SELECT PERIOD_DIFF(202101, 202003);

Produces the result:

10

QUARTER

To return a quarter of a year from a specified date/datetime, use the function QUARTER.

The basic syntax:

QUARTER(date);

For example, by running the command:

SELECT QUARTER('2021-01-26');

The output responds with:

1

TO_DAYS

Convert a date/datetime expression to a numeric representation of a day with TO_DAYS.

The basic syntax:

TO_DAYS(datetime);

For instance, for the command:

SELECT TO_DAYS('2021-01-26');

The result is :

738181

WEEK

To return the week number from a specified date, use the function WEEK.

The basic syntax:

WEEK(date);

You can also include the mode argument, in which case the syntax is WEEK(date,mode);.

The mode argument specifies from which day the week starts. If there is no argument, it uses 0 mode by default.

The following table describes each mode:

MySQL mode argument for time functions.

For example, if you run:

SELECT WEEK('2021-01-26');

The output responds with:

4

WEEKDAY

Return the weekday from the specified date in numeric value with WEEKDAY. Each number represents one of the weekdays – Monday is 0, Tuesday is 1, and so on.

The basic syntax:

WEEKDAY(date);

For example, running the following command:

SELECT WEEKDAY('2021-01-26');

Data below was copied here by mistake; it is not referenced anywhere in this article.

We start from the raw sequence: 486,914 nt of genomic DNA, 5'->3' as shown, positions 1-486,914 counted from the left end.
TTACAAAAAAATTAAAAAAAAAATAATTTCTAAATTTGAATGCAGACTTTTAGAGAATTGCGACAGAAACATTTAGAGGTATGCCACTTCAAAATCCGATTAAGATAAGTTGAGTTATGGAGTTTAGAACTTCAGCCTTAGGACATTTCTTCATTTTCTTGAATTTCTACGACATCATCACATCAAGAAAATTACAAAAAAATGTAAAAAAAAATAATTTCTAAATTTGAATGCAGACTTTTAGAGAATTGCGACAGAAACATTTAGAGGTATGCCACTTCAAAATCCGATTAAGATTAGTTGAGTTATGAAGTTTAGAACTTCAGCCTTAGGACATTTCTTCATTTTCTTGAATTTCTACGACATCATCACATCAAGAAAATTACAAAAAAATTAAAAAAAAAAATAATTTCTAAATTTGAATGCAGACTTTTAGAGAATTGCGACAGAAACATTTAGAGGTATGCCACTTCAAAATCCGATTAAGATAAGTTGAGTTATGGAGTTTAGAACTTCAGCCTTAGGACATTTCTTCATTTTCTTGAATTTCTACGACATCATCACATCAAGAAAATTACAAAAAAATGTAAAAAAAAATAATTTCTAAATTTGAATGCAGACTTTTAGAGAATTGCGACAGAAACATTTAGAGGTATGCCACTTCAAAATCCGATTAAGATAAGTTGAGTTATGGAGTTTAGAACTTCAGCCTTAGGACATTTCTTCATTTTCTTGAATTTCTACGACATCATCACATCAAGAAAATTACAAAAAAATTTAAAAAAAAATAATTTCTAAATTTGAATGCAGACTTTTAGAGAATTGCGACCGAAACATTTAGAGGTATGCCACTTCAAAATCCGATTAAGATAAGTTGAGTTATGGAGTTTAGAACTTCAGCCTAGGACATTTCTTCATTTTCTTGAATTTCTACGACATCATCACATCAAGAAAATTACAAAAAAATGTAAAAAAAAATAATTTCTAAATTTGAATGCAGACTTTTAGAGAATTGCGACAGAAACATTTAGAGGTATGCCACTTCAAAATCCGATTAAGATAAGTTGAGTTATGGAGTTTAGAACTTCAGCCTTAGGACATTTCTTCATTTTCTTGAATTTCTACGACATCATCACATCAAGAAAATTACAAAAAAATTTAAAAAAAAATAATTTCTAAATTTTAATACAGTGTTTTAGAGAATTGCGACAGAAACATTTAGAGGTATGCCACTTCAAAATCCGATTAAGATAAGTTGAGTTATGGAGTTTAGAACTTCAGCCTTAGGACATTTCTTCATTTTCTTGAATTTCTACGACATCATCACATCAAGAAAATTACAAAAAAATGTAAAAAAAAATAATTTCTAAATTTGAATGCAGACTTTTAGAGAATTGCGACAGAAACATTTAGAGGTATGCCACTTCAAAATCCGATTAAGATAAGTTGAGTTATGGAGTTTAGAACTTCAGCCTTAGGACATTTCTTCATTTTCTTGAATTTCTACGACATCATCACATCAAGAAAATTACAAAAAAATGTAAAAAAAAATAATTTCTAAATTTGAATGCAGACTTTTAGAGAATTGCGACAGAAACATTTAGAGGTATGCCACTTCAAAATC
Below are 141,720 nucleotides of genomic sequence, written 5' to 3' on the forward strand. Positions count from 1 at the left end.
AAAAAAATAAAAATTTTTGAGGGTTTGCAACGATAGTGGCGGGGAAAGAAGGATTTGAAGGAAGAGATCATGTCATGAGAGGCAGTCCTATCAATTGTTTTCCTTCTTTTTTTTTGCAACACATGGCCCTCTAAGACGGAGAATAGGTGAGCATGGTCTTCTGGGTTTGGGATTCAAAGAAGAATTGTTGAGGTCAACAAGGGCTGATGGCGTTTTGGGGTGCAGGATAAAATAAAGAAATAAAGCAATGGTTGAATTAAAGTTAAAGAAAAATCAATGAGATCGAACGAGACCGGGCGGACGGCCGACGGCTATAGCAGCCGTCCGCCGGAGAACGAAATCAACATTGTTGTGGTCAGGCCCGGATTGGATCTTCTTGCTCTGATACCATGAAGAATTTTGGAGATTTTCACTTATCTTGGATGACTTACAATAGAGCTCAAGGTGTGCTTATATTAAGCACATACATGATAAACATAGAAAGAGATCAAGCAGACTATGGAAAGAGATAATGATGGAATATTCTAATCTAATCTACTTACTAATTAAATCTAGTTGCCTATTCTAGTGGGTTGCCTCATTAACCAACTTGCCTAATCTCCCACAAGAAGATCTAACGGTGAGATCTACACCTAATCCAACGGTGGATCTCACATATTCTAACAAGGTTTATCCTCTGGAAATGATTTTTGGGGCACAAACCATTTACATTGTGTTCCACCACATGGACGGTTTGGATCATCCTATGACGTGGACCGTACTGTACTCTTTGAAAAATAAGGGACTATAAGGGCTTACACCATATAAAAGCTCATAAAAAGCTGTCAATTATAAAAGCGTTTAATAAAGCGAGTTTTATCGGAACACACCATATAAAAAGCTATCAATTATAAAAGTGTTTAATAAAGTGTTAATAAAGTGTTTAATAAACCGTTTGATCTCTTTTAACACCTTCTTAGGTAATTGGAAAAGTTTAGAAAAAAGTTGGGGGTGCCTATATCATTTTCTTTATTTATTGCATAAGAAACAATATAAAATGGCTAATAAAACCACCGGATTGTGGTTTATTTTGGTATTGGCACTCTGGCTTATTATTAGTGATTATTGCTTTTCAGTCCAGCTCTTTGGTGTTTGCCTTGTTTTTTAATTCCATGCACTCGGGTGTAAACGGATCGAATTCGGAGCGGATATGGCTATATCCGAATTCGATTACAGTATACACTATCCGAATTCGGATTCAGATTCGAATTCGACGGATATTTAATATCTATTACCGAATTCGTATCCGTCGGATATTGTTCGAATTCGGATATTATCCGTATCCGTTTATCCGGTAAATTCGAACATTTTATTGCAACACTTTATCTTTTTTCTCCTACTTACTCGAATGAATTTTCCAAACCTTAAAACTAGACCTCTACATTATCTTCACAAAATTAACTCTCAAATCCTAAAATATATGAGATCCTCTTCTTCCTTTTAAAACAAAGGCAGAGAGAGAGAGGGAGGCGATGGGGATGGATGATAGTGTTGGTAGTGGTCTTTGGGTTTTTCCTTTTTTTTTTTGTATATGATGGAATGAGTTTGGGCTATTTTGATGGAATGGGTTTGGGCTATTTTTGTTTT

Gives the response:

1

WEEKOFYEAR

To return the number of a week in a year, use the WEEKDAY function.

The basic syntax:

WEEKOFYEAR(date);

For instance, when you run the command:

SELECT WEEKOFYEAR('2021-01-26');

The output shows the result:

3

YEAR

Return the year from the specified date with the YEAR function.

The basic syntax:

YEAR(date);

If you run the following command:

SELECT YEAR('2021-01-26');

You get the result:

2021

YEARWEEK

Return the year and week number from the specified date using the YEARWEEK function.

The basic syntax:

YEARWEEK(date);

You can add a mode argument to the basic syntax to specify the day from which the week begins. To see a list of modes and their meaning, check out the table in the WEEK function.

For example, when you run the command:

SELECT YEARWEEK('2021-01-26');

The output displays:

202104

Conclusion

This article should help you find all the MySQL date (and time) functions. With descriptions for each function and practical examples, you should be able to apply them with ease.

To have a better understanding of different data types, we suggest to check out our article on MySQL Data Types.